Women who have suffered pregnancy and maternity discrimination
at work will hopefully see greater access to justice now that the UK’s Supreme Court has ruled that the current rules on employment tribunal fees are unlawful and discriminatory.
Employment Tribunal Fees
Employment tribunal fees were introduced in July 2013. They started at around £160 for a type A claim (for example wage claims, breach of contract), and £250 for a type B claim (unfair dismissal, race and sex discrimination). There was also a further hearing fee of £230 for Type A and £950 for Type B claims. Appeals at the employment appeal tribunal attracted an additional £400 lodging and £1,200 hearing fee.
Fall in Discrimination Claims
Unsurprisingly, the introduction of fees led to a significant drop in the number of cases being bought to tribunal.
Figures from the Equality and Human Rights Commission show that discrimination cases on the grounds of sex, disability and race, as well as equal pay claims, all fell by around 50% in 2016 to 2017 compared to the last year before fees. Pregnancy and maternity discrimination claims also fell by 45%.
However, despite this drop in claims, the Government’s employment tribunal fees review published in January revealed that it still collected £27m in fees from 2012-16. It is thought that the Government will now have to refund this money.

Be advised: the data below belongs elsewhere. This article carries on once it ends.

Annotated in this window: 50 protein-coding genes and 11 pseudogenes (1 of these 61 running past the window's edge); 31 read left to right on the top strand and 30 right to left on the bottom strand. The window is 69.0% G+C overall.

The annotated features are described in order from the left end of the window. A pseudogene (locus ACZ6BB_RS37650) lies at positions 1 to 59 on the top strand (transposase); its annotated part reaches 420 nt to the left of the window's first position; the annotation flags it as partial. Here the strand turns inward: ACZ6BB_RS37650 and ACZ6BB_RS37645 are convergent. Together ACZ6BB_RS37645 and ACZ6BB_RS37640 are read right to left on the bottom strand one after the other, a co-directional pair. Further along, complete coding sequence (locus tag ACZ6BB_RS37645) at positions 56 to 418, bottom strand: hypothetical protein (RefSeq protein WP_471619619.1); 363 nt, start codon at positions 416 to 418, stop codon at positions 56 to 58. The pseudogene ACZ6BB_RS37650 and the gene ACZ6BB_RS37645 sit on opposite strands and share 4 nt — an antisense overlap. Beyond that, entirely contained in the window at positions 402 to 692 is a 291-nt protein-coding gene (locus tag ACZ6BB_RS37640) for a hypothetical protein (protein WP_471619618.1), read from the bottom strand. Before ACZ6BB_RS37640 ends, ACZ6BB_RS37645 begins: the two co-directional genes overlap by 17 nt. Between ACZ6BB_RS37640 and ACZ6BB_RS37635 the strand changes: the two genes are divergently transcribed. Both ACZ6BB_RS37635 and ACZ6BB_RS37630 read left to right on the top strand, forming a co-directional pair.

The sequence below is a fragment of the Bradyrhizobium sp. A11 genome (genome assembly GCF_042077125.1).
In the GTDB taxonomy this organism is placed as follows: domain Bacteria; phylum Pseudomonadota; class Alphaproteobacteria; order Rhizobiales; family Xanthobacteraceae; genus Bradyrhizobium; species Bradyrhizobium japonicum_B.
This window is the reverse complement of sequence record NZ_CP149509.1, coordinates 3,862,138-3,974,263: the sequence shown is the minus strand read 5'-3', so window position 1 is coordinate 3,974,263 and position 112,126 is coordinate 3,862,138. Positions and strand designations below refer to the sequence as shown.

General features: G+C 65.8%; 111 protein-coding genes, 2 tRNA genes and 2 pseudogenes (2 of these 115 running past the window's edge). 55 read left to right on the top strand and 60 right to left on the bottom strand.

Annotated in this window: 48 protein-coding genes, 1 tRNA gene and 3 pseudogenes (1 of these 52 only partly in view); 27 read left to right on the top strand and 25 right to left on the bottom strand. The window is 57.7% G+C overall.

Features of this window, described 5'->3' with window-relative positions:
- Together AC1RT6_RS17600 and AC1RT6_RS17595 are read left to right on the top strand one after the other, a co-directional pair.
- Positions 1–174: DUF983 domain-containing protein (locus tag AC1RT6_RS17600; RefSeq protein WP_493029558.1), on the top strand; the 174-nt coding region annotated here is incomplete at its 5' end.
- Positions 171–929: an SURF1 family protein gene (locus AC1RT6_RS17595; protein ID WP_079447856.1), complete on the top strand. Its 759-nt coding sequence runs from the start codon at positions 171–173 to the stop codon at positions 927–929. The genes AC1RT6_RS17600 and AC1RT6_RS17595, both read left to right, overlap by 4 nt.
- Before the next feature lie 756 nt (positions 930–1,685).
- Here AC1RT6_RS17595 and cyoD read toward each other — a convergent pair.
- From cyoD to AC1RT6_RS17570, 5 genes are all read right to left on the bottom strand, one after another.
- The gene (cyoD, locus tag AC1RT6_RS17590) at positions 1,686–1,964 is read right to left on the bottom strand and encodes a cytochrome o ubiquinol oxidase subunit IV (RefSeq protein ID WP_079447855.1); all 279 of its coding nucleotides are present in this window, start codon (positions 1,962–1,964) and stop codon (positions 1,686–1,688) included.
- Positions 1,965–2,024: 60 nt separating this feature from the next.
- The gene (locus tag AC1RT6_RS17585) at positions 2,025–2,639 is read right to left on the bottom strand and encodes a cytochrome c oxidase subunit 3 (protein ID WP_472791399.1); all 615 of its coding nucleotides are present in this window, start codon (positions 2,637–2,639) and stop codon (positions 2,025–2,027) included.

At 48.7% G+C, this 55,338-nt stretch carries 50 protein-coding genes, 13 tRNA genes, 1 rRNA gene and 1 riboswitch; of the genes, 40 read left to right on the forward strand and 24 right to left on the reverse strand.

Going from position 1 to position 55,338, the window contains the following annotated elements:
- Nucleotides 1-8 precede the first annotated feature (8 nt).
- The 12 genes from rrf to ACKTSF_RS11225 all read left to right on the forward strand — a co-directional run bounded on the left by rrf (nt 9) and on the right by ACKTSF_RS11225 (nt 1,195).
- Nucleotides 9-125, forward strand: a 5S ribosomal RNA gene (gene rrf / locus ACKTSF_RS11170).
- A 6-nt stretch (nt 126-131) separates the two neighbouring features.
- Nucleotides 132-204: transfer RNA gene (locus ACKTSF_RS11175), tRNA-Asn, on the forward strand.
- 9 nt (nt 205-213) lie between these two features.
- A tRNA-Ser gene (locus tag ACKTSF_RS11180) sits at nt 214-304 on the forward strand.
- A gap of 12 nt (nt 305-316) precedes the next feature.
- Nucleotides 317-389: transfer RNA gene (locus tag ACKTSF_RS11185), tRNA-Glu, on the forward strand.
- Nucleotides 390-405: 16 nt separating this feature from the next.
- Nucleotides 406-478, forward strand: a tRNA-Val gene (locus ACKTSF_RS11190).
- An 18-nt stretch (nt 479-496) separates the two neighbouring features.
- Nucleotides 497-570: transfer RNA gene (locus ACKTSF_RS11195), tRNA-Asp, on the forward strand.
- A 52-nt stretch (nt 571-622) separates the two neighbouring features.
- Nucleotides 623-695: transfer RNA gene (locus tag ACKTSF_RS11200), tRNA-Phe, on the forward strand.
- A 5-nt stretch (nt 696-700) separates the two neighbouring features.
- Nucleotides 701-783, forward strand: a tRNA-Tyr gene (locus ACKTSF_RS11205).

A legal challenge to the introduction of employment tribunal fees was brought by trade union UNISON in October 2013. The case progressed all the way to the Supreme Court, where the union has been victorious.
“The Supreme Court correctly criticised the Government’s failure when it set the fees to consider the public benefits flowing from the enforcement of legal rights enacted by Parliament,” commented UNISON
assistant general secretary Bronwyn McKenna.
“The effective enforcement of these rights is fundamental to Parliamentary democracy and integral to the development of UK law,” she added. “UNISON’s case has helped clarify the law and gives certainty to citizens and businesses in their everyday lives.”
Reaction to the Ruling
"The right to justice must be based on the merit of your case not your ability to pay,” said Chair of the Commission, David Isaac. “Thousands may have been denied of this right and priced out of getting justice. The judgment of the Supreme Court is a damning verdict on the current regime. It is a licence to discriminate for employers and must be scrapped. The law only works if people know that it is a fair and just system and the biggest and strongest will not always win."
“Women face a double penalty with high fees and short time scales to bring maternity discrimination cases,” he added. “The time limit should be extended to six months rather than new mothers having the added pressure of having to rush to make a claim.”
If you have been the victim of pregnancy or maternity discrimination at work, or any other form of discrimination, then contact
our specialist employment lawyers today.